Democratic presidential candidates made a point of reminding voters that Tuesday was the fourth anniversary of President Bush’s speech declaring an end to major combat in Iraq.
“One of the most shameful episodes in American history,” Hillary Rodham Clinton’s campaign Web site read in bold type below a photo of Bush standing on the aircraft carrier USS Abraham Lincoln in front of a sign that read “Mission Accomplished.”
“Never before has a president pulled a political stunt when so many American lives were and remain in harm’s way,” the New York senator and former first lady said in a statement. She said the war “will stand as one of the darkest blots on leadership we’ve ever had in our nation’s history.”
Clinton and her rivals for the party’s presidential nomination seized on the image to promote new leadership in Iraq.
All the Democratic candidates say the war must end and say they would redeploy troops out of Iraq if they were in the White House, while all the leading Republican candidates are backing Bush’s troop increase to try to stabilize the country.
White House spokeswoman Dana Perino said the president was aware of the anniversary, although he didn’t mention it during a meeting in Florida with military commanders. She said the president has since acknowledged mistakes in Iraq, but Tuesday was a day to thank the commanders for the successes and talk about his new strategy for the war.
Illinois Sen. Barack Obama said the anniversary is a day to grieve for the fallen soldiers and urge the president to bring troops home.
During a conference call Tuesday evening with with veterans in Iowa, Obama said, “I have been one of the fiercest critics of the Bush administration policies in Iraq … but we have to reserve terms like war criminal to behavior that goes beyond initiating a foolhardy war.”
Delaware Sen. Joe Biden said the speech is one of several reasons why the president has lost all credibility. Former North Carolina Sen. John Edwards said “photo ops” like the one four years ago couldn’t hide Bush’s disastrous mismanagement of the war.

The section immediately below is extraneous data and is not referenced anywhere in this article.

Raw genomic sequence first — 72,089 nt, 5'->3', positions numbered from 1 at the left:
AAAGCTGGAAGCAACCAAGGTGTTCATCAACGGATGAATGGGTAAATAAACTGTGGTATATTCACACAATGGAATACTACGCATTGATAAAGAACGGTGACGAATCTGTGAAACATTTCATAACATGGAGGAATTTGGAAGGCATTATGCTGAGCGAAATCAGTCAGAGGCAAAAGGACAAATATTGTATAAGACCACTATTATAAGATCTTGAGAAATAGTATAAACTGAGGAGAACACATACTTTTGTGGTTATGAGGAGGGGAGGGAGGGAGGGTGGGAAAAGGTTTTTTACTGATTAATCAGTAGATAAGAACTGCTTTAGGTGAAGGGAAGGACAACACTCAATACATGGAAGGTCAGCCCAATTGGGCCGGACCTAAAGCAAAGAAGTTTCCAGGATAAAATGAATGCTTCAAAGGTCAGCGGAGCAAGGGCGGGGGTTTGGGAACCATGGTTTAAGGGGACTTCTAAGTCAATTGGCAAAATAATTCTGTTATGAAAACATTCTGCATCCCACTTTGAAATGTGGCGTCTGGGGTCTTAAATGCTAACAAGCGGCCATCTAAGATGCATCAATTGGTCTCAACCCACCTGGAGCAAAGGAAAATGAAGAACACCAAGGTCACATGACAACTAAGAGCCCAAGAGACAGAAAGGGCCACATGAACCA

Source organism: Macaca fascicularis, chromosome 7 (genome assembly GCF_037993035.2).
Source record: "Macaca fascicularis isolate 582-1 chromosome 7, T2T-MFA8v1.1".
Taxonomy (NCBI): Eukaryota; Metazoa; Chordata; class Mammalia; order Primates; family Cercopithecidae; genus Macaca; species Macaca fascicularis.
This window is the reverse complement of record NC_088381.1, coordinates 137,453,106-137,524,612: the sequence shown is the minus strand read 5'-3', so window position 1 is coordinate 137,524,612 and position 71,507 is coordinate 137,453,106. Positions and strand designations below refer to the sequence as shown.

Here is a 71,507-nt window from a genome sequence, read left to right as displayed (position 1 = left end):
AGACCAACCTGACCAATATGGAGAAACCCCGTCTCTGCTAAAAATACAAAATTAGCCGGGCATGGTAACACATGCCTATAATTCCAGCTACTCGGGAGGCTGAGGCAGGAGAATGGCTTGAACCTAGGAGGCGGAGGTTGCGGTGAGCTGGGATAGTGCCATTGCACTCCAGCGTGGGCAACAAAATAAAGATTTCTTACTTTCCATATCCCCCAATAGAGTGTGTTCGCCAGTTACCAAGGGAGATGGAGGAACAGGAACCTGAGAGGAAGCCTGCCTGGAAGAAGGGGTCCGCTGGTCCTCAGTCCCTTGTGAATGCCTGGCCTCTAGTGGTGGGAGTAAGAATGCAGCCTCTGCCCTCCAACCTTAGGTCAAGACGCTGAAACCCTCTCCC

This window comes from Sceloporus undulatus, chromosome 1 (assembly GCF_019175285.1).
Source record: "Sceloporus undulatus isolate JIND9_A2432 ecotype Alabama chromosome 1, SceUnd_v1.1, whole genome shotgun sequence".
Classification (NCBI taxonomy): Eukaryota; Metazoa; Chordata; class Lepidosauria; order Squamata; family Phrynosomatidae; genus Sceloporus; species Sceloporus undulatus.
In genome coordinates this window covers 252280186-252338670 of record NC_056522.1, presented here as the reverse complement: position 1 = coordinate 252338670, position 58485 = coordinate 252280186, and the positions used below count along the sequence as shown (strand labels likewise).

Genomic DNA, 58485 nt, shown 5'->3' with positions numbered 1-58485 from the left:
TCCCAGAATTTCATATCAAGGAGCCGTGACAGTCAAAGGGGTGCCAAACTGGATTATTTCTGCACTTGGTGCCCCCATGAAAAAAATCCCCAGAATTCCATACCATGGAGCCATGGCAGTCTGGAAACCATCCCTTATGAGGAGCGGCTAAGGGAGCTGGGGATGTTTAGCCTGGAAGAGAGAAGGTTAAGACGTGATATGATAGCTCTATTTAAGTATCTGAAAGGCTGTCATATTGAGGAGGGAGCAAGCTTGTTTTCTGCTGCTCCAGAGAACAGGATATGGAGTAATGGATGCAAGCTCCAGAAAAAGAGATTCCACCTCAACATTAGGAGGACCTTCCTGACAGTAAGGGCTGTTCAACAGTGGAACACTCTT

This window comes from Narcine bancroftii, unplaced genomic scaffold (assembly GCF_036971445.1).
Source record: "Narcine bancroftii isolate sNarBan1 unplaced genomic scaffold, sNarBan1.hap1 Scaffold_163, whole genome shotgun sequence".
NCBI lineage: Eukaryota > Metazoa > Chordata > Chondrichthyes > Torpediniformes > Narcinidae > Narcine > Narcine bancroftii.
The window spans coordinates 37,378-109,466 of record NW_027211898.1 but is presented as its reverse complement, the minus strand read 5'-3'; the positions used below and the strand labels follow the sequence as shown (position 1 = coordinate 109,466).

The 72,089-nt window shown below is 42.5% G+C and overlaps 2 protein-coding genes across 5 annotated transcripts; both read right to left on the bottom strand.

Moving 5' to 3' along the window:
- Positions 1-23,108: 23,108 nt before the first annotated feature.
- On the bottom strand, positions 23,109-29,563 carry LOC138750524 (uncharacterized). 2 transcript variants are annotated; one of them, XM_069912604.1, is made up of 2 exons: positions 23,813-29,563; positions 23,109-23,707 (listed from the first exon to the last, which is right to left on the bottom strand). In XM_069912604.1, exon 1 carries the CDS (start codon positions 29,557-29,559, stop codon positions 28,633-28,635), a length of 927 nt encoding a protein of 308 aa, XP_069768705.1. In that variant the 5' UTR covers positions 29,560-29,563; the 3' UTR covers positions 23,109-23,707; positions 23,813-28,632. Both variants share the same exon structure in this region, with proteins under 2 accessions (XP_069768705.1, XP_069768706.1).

Said Connecticut Sen. Chris Dodd: “The time has come for clarity and a new mission: To end the war in Iraq, to bring our troops home, and to begin restoring America’s standing in the world.”
While the Democratic presidential candidates were united for the day against Bush, Iraq has not been an easy issue for them. They have been pitted against each other over whether Congress should have ever approved the start of the war and over what to do now to stop his troop increase.
The Democratic-controlled Congress sent Bush legislation Tuesday that calls for troops to begin leaving Iraq by Oct. 1, but he quickly vetoed it.
Video posted on YouTube showed Biden telling a voter in South Carolina that Congress should “shove it down his throat.” He issued a statement Tuesday calling for a 90-minute presidential candidate debate focused solely on Iraq.
Edwards and Dodd say Congress should cut funding for the war. But Obama and Clinton have not committed to pulling funding without a plan to draw down forces.
Edwards, Biden, Dodd and Clinton voted to authorize the war. All but Clinton have said they regret that vote â€” she has refused to say it was mistake. And Obama takes every opportunity to remind voters that he was opposed to the war from the start.
“Congress should not back down from this president at all on this issue,” Edwards told reporters as Bush prepared to veto the bill calling for withdrawal. “The president is wrong. He’s on the wrong course. The American people support what the Congress is doing. They believe that America needs to be withdrawing from Iraq and we should give no ground.”
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